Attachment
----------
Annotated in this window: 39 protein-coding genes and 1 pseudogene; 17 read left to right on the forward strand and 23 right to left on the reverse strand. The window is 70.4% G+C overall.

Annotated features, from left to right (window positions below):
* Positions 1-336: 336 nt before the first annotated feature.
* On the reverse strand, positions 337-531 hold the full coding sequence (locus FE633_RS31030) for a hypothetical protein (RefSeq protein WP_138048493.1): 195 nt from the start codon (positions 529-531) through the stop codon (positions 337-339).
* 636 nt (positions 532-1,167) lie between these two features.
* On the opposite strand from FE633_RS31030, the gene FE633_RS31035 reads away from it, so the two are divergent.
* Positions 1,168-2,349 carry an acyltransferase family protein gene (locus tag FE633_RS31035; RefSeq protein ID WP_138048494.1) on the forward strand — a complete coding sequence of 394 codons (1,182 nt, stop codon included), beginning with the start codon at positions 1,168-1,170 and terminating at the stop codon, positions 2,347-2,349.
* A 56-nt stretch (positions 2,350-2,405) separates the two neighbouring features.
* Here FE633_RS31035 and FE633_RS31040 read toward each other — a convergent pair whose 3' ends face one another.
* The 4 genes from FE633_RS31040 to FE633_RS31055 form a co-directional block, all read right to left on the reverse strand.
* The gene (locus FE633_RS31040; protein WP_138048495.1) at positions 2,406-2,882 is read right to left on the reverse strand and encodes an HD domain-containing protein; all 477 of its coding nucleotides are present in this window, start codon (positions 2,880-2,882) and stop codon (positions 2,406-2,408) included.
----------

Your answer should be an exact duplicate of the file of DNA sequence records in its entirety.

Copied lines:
Annotated in this window: 39 protein-coding genes and 1 pseudogene; 17 read left to right on the forward strand and 23 right to left on the reverse strand. The window is 70.4% G+C overall.

Annotated features, from left to right (window positions below):
* Positions 1-336: 336 nt before the first annotated feature.
* On the reverse strand, positions 337-531 hold the full coding sequence (locus FE633_RS31030) for a hypothetical protein (RefSeq protein WP_138048493.1): 195 nt from the start codon (positions 529-531) through the stop codon (positions 337-339).
* 636 nt (positions 532-1,167) lie between these two features.
* On the opposite strand from FE633_RS31030, the gene FE633_RS31035 reads away from it, so the two are divergent.
* Positions 1,168-2,349 carry an acyltransferase family protein gene (locus tag FE633_RS31035; RefSeq protein ID WP_138048494.1) on the forward strand — a complete coding sequence of 394 codons (1,182 nt, stop codon included), beginning with the start codon at positions 1,168-1,170 and terminating at the stop codon, positions 2,347-2,349.
* A 56-nt stretch (positions 2,350-2,405) separates the two neighbouring features.
* Here FE633_RS31035 and FE633_RS31040 read toward each other — a convergent pair whose 3' ends face one another.
* The 4 genes from FE633_RS31040 to FE633_RS31055 form a co-directional block, all read right to left on the reverse strand.
* The gene (locus FE633_RS31040; protein WP_138048495.1) at positions 2,406-2,882 is read right to left on the reverse strand and encodes an HD domain-containing protein; all 477 of its coding nucleotides are present in this window, start codon (positions 2,880-2,882) and stop codon (positions 2,406-2,408) included.